Lviv: Management of the Chernobyl nuclear power plant, site of the world's worst nuclear accident in 1986, said Sunday that 50 staff members who had been on the job since the plant was seized by Russian forces on Feb. 24 have been rotated out and replaced.

Officials had repeatedly expressed alarm that the staff was suffering exhaustion after weeks of forced, unrelieved work and that this endangered the decommissioned plant's safety.

The authority that manages the plant did not give specifics on how agreement was reached to let the workers leave and others come in to replace them.

 Ukrainian survivors of one of the most brutal sieges in modern history were in the final minutes of their train ride to relative safety.

Some carried only what they had at hand when they seized the chance to escape the port of Mariupol amid relentless Russian bombardment. 

Some fled so quickly that relatives who were still in the starving, freezing Ukrainian city on the Sea of Azov aren't aware that they have gone.

“There is no city anymore,” Marina Galla said. She wept in the doorway of a crowded train compartment that was pulling into the western Ukrainian city of Lviv.

Even as they finally fled Mariupol, aiming to reach trains heading west to safety, Russian soldiers at checkpoints made a chilling suggestion: It would be better to go to the Russian-occupied city of Melitopol or the Russian-annexed Crimean Peninsula instead.

Mariupol authorities say nearly 10% of the city's population of 430,000 have fled over the past week.

 Washington: China's ambassador to the US is defending his country's refusal to condemn Russia's invasion of Ukraine, contending such a rebuke will do nothing to stop the violence.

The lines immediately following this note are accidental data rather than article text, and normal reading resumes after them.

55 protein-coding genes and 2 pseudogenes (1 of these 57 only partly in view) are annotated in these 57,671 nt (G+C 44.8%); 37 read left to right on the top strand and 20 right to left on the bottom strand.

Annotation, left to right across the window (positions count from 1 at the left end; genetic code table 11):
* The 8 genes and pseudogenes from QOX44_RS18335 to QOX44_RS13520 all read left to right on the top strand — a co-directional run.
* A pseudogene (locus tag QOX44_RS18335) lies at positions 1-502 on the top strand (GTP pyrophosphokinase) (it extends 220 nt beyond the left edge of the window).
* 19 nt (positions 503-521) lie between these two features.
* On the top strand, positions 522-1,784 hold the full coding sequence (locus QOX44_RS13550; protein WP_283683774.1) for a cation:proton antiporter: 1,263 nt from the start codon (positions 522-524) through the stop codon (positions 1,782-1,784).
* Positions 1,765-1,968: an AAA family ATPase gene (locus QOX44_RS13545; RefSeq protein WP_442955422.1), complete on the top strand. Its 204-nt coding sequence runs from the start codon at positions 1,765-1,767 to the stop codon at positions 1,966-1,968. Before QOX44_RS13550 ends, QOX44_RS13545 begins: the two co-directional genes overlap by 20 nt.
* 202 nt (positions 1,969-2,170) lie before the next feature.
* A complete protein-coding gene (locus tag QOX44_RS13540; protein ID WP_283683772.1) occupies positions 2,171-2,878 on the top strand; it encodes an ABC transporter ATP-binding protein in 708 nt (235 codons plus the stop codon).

Qin Gang tells CBS's “Face the Nation” that China's condemnation would not help and that he is doubtful it would have any effect on Russia.

He says China wants “friendly, good neighbourly relations with Russia” and will keep up “normal trade, economic, financial, energy cooperation with Russia” as it continues “to promote peace talks” and urge an immediate ceasefire from Russia through negotiation and diplomacy.

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Qin spoke after President Joe Biden last week warned Chinese President Xi Jinping of “consequences” if China gave material aid to Russia to support its war in Ukraine. Ukraine has since called on China to join Western countries and Japan in condemning Russia's attack.

On Sunday, Qin said China is not providing any military assistance to Russia. He insisted that China remains “against a war” and “will do everything” -- short of condemnation -- “to deescalate the crisis.” 

Jerusalem: Ukraine's president called on Israel to take a stronger stand against Russia as he compared the invasion of his country to atrocities committed by Nazi Germany during World War II.

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In a speech delivered Sunday via Zoom to members of Israel's parliament, Volodymyr Zelenskyy accused Russian President Vladimir Putin of trying to carry out a “permanent solution” against Ukraine. 

That was the term used by Nazi Germany for its genocide of some 6 million Jews.

Zelenskyy also noted that a Russian missile attack recently struck Babi Yar in Ukraine, where over 30,000 Jews were slaughtered by the Nazis over two days in 1941. 

The site is now Ukraine's main Holocaust memorial.

“You know what this place means, where the victims of the Holocaust are buried,” he said.

Israeli Prime Minister Naftali Bennett has emerged as a key mediator between Russia and Ukraine, in part because Israel has good relations with both sides.

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Zelenskyy, who is Jewish, urged Israel to follow moves by Western countries to impose sanctions on Russia and provide Ukraine weapons.